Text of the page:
Rosemary’s Baby

Rosemary's Baby

This is no dream. This is really happening!

I’ve mentioned on this blog, and in comments on other blogs, that every film lover, myself included, has a mental list of those movies that no one would believe they haven’t seen yet; they’re that popular or culturally relevant. I’d always use Alien as my prime example, until I finally knocked that one out for this blog. Well, I got to another one of mine today: Rosemary’s Baby, Roman Polanski’s psychological horror/thriller about a young woman who, after some weird dreams and deteriorating health conditions, becomes convinces her neighbors are witches out to get her baby for their rituals. Quite a few have bandied about the word “masterpiece” when it comes to this film, but after seeing it, I’m not that convinced. Sure, it was a great film, but there was nothing that elevated it above and beyond the rest of the crowd.

Though, like I said, this is still a great film. I’ve gotta say, the opening music did much to get me into the perversely unsettling mood the film draws out through the whole thing. I guess that’s why my expectations were a little let down; I was expecting an overwhelming sense of dread to be hanging heavily in the air with this film, when all that it managed is a constant state of “off-ness”, as if something is wrong but your mind can’t place it. This mostly comes about thanks to the superb casting of Mia Farrow as Rosemary, a young waif who has no idea what is happening to her, but is just human enough to want to put a stop to it. I see a lot of Polanski’s previous film Repulsion in this; they both contain the sense of impending danger or doom, rather than outright scares, and they both are exceedingly well directed.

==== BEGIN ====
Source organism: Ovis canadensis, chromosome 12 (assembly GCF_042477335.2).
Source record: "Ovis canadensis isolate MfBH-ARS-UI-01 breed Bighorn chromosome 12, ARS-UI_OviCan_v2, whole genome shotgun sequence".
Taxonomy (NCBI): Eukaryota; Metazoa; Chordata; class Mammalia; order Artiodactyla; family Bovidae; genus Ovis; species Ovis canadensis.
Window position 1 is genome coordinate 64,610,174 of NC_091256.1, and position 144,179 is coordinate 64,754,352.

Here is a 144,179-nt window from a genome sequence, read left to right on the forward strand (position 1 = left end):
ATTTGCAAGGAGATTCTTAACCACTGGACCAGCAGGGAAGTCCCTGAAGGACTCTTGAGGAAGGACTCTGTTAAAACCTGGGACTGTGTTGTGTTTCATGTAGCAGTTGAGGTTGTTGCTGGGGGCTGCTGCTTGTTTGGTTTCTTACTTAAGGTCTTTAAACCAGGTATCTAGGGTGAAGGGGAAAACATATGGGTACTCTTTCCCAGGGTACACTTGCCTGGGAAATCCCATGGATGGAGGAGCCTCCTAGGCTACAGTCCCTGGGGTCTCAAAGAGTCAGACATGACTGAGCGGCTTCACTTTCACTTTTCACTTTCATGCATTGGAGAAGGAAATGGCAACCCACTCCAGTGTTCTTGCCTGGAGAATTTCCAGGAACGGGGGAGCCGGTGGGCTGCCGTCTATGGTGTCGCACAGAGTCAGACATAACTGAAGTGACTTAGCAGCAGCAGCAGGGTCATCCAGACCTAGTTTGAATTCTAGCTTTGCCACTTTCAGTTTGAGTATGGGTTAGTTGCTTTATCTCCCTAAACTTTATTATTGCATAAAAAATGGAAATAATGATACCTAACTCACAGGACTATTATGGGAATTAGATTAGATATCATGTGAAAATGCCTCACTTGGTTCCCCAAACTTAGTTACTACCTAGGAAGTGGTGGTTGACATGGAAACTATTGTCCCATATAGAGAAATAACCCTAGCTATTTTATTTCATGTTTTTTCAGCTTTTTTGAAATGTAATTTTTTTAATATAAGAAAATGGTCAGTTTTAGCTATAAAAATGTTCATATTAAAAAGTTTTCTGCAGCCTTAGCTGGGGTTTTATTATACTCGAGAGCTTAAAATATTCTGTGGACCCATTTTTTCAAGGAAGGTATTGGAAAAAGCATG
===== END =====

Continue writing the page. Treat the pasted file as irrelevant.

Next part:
As much as I liked Rosemary’s Baby, and as much as I especially liked the filmmaking behind it, which was spot on probably 95% of the time, I didn’t really feel I got my money’s worth out of the film. Normally, I’d say that a good film I’ve reviewed here will be worth the time you invest into it, but I honestly can’t see myself saying that about Rosemary’s Baby, and not just because it was longer than I felt it should be. Hopefully, you’ll get more out of it than I did, if you do decide to give this a try (if you haven’t seen it already), but if you don’t, and end up with a somewhat empty feeling, like your needs haven’t been fully satisfied, I can only say that I can sympathize.

Arbitrary Rating: 8/10

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